Telematics proved to be the other part of the asset utilization equation. EquipmentShare has a team of developers focusing on the problems fleet managers face. When it comes to the fire hose of data, the best way to manage it, Schlacks found, is to get to know the fleet managers themselves and find out how they work.

Making sense of the data

“We love data, and we collect as much of it as possible, but the trick is parsing it down,” Schlacks said. “With fleet managers, most often, these guys know what they need, and it’s really a matter of zeroing in on how to display that data and give them what they’re looking for.”

For example, a lot of information goes into a report on a single driver. It may cover speed, hard cornering, hard breaking as well as accident and incident reports. And while all that data is available to the end user, the behavior gets boiled down into a scorecard that the user can look at in a second or two, then decide which employees require further training and which don’t.

“Your service costs will go up about 10% for vehicles that are driven aggressively,” Schlacks said, “between tires, transmission and consumables.”

Another example is customer alerts and alarms. If everything that happens outside of a set — sometimes arbitrary — parameter generates an e-mail or a text, things get lost in a blizzard of alarms. EquipmentShare allows alarms to be set, but for the most part handles the fleet manager’s “big picture” with an activity feed that can be filtered according to the level of impact different events are creating.

“So, having those tools that don’t necessarily rely on a text message or an e-mail possibly interrupting an owner or a user… having the tools where if they do want to see what’s going on they can immediately see,” Schlacks said. It’s all about finding that balance.

Above all, helping users to visualize the data is key to helping them make use of it. A string of numbers might not tell the story as well as a chart, graph or active map. Schlacks notes that something like, for example, haul tracks — the percentage of time a vehicle spends hauling a particular resource — can be difficult to understand without visualization tools, but is key to asset utilization.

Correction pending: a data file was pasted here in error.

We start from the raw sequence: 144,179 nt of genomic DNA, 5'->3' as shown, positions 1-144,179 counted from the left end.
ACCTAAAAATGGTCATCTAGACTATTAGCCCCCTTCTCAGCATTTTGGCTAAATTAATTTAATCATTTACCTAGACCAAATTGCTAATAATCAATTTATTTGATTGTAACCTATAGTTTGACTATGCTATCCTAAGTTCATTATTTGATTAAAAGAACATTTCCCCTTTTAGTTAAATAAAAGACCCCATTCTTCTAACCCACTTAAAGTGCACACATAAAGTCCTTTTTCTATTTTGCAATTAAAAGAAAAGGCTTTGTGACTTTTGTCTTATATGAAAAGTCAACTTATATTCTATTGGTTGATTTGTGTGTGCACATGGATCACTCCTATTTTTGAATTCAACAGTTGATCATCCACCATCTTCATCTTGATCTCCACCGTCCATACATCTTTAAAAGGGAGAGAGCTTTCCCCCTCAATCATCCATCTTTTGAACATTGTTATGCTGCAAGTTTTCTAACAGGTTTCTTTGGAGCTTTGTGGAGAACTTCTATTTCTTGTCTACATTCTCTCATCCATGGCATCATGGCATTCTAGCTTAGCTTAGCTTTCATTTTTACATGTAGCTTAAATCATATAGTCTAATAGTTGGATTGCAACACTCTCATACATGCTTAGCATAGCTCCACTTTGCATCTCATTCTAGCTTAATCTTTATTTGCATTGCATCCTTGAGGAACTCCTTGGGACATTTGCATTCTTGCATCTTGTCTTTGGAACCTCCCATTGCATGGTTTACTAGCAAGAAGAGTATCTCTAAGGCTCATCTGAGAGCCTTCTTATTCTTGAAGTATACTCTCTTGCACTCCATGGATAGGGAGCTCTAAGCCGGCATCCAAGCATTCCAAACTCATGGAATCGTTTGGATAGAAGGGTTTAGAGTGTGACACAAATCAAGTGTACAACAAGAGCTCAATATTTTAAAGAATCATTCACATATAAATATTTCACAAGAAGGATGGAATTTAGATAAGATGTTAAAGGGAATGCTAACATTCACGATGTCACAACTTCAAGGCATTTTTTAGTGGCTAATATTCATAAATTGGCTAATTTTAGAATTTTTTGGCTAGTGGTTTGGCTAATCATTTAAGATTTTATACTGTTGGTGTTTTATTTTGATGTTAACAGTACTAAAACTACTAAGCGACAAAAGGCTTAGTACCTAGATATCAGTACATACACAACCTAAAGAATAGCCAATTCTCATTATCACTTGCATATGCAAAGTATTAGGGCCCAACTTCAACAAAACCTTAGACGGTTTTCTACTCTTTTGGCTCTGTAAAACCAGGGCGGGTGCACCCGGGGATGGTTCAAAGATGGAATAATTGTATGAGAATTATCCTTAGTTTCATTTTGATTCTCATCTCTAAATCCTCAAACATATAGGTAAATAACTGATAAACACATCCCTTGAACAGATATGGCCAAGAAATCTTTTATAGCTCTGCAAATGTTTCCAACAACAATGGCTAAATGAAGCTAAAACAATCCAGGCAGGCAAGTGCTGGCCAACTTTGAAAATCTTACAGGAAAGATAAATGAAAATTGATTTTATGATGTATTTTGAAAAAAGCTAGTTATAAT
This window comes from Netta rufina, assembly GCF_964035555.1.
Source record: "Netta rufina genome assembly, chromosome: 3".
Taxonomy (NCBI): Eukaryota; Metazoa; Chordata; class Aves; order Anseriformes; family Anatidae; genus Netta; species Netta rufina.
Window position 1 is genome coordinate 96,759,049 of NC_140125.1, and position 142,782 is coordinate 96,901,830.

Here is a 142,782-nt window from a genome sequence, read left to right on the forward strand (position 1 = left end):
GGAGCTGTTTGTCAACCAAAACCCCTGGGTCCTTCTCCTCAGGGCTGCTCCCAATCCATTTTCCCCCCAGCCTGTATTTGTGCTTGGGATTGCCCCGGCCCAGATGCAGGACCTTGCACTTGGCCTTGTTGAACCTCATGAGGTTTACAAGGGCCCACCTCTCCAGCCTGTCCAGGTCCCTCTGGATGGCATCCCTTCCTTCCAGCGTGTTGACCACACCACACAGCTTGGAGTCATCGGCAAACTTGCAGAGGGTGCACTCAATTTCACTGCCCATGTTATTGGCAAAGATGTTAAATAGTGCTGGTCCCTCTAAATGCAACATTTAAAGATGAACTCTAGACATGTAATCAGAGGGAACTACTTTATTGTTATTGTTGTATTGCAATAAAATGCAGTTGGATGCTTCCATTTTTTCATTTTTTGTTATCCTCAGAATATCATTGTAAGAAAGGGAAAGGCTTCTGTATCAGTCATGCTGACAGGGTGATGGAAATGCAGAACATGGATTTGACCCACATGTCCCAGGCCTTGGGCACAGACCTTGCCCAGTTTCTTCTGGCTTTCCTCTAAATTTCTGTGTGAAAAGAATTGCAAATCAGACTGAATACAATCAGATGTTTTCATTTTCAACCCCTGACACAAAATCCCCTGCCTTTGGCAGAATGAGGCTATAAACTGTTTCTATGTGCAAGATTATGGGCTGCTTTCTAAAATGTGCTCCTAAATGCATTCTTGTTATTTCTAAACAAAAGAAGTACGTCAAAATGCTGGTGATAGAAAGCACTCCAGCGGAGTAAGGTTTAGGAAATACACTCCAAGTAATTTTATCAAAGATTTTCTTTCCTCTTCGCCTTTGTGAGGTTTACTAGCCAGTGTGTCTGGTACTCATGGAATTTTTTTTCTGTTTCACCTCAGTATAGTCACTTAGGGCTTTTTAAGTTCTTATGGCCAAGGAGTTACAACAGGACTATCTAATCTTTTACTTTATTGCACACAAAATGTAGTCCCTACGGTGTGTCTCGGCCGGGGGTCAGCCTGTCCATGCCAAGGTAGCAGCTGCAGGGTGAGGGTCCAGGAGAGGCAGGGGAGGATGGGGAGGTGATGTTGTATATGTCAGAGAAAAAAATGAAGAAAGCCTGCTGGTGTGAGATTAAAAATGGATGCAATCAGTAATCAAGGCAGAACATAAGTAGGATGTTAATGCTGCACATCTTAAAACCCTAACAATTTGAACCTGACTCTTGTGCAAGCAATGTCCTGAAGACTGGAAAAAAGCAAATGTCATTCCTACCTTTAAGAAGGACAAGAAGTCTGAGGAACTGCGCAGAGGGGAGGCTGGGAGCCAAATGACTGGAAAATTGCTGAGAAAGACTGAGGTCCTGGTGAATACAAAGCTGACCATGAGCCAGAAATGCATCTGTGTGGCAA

One final way a company can “drink from the fire hose” of data that telematics systems provide is through integration. Instead of all the information going to one harried, overworked fleet manager, each member of the team gets just the numbers they need. The dispatchers get the information they need, the maintenance crews what they need, drivers, payroll and so on throughout the company — and it all happens automatically.

The various GPS Insight solutions are designed to be integrated with a company’s back-end software. That means payroll, tracking, dispatch and more can all be viewed on the same platform.

The EquipmentShare package actually integrates fleet management with fleet insurance. “We have an insurance company that we started,” Schlacks explained. “Its focus is to leverage telematics data and reduce insurance costs… Because it’s one company that owns both, there’s a free-flow of data between us all the way up to the underwriter.”

The company is incentivized to educate their users on what is and is not insurable behavior — what is and is not considered risky. “Say you have a million dollars worth of equipment,” Schlacks said, “and it’s getting 30 percent or lower utilization, and the bulk of that is just sitting in a fenced yard. The risk on that is much lower that that of equipment on a job site being used.”

It can lead to huge savings — as much as 50 percent — for companies using the system.